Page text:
The authors tested a model of the process of becoming involved with drugs during junior high. The sample included 698 students who were not using alcohol, cigarettes, or marijuana during grade 7 (T1); the follow-up data points were 12 and 15 months later (T2 and T3). The final model, which predicted 72% of the variance in drug use at T3, provides support for hypotheses drawn from both social and cognitive theories. Weak familial and school attachments fostered use by increasing the likelihood of exposure to pro-drug social influences (drug use offers); weak bonds with school also directly affected cognitive motivations (lower resistance self-efficacy, or RSE, and more positive outcome expectancies). In turn, social influences at T1 played a dominant role in initial use at T2, but cognitive motivations were also significant. At T3, prior use assumed the most prominent position. Drug-specific measures of RSE and expected use directly affected later use of that substance. The results indicate that both generic and drug-specific effects are needed to explain adolescent drug use. The authors discuss implications for prevention programs.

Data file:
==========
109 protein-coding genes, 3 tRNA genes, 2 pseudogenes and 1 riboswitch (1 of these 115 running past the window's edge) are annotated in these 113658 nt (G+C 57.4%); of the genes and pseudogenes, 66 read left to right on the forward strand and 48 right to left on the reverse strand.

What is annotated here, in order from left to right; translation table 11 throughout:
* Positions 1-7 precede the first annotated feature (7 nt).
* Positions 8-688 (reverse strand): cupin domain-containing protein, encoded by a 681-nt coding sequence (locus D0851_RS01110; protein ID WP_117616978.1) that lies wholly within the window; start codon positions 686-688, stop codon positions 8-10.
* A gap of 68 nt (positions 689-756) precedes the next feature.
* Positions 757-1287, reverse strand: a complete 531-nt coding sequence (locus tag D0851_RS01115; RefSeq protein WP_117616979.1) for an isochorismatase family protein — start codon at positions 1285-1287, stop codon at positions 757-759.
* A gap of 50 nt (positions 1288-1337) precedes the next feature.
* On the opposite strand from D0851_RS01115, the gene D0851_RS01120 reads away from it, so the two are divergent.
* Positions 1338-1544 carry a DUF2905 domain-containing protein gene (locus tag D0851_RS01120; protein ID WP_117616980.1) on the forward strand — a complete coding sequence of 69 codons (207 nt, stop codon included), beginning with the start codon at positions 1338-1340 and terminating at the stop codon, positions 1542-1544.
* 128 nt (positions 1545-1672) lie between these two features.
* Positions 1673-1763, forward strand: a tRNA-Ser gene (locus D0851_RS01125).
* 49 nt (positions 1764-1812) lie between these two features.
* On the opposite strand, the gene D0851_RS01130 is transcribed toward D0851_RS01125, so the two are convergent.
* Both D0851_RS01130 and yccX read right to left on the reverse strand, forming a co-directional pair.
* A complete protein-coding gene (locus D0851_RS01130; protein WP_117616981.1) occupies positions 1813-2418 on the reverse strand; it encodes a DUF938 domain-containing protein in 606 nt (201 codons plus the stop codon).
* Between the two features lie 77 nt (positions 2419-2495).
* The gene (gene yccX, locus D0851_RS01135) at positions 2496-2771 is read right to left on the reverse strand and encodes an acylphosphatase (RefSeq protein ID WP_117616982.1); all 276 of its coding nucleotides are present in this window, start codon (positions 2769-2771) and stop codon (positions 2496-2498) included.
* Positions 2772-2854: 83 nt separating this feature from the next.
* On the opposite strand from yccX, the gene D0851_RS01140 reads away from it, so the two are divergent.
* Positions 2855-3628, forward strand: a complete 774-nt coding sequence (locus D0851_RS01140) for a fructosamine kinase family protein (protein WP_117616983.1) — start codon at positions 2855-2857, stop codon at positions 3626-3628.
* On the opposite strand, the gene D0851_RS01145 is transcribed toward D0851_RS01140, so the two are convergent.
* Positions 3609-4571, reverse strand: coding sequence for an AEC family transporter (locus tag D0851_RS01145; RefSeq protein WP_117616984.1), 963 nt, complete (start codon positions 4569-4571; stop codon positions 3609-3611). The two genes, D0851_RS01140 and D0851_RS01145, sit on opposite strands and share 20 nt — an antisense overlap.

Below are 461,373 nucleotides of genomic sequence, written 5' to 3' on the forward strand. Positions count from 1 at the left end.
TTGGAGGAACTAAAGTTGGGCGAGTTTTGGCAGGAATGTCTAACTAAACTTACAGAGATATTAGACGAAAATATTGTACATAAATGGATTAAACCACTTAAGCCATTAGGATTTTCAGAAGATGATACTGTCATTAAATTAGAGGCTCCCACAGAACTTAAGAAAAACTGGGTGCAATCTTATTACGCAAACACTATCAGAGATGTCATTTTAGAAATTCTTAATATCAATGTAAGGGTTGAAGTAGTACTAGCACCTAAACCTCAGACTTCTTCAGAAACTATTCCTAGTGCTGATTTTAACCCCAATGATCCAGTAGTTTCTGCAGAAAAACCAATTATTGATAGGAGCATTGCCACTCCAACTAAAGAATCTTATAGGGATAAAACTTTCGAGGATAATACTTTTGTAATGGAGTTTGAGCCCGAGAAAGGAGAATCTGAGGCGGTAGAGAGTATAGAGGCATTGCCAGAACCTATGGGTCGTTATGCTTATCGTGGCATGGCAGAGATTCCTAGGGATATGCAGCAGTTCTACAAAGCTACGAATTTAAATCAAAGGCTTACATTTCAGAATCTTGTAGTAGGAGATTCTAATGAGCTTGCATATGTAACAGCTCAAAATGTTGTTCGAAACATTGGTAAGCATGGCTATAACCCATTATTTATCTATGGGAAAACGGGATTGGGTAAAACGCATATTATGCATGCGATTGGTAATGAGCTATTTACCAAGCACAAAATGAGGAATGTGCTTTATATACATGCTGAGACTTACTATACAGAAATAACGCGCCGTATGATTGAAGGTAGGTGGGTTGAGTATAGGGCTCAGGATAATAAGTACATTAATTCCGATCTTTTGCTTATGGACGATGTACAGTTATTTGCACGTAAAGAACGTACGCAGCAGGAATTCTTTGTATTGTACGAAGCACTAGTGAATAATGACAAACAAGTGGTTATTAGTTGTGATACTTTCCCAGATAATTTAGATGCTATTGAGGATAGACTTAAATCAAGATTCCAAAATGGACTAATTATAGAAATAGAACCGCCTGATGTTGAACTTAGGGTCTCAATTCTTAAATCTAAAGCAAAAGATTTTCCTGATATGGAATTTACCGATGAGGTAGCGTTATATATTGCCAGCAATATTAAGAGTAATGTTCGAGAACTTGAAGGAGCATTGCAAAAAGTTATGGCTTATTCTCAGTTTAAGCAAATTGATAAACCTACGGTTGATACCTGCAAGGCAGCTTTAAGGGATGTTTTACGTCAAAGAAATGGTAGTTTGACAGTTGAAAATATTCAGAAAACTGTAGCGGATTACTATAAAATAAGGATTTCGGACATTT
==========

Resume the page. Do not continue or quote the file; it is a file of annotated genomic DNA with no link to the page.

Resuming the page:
Originally published in: Health Psychology, v. 11, no. 6, pp. 377-385.
This report is part of the RAND Corporation Reprint series. The Reprint was a product of the RAND Corporation from 1992 to 2011 that represented previously published journal articles, book chapters, and reports with the permission of the publisher. RAND reprints were formally reviewed in accordance with the publisher's editorial policy and compliant with RAND's rigorous quality assurance standards for quality and objectivity. For select current RAND journal articles, see External Publications.
Our mission to help improve policy and decisionmaking through research and analysis is enabled through our core values of quality and objectivity and our unwavering commitment to the highest level of integrity and ethical behavior. To help ensure our research and analysis are rigorous, objective, and nonpartisan, we subject our research publications to a robust and exacting quality-assurance process; avoid both the appearance and reality of financial and other conflicts of interest through staff training, project screening, and a policy of mandatory disclosure; and pursue transparency in our research engagements through our commitment to the open publication of our research findings and recommendations, disclosure of the source of funding of published research, and policies to ensure intellectual independence. For more information, visit www.rand.org/about/principles.
The RAND Corporation is a nonprofit institution that helps improve policy and decisionmaking through research and analysis. RAND's publications do not necessarily reflect the opinions of its research clients and sponsors.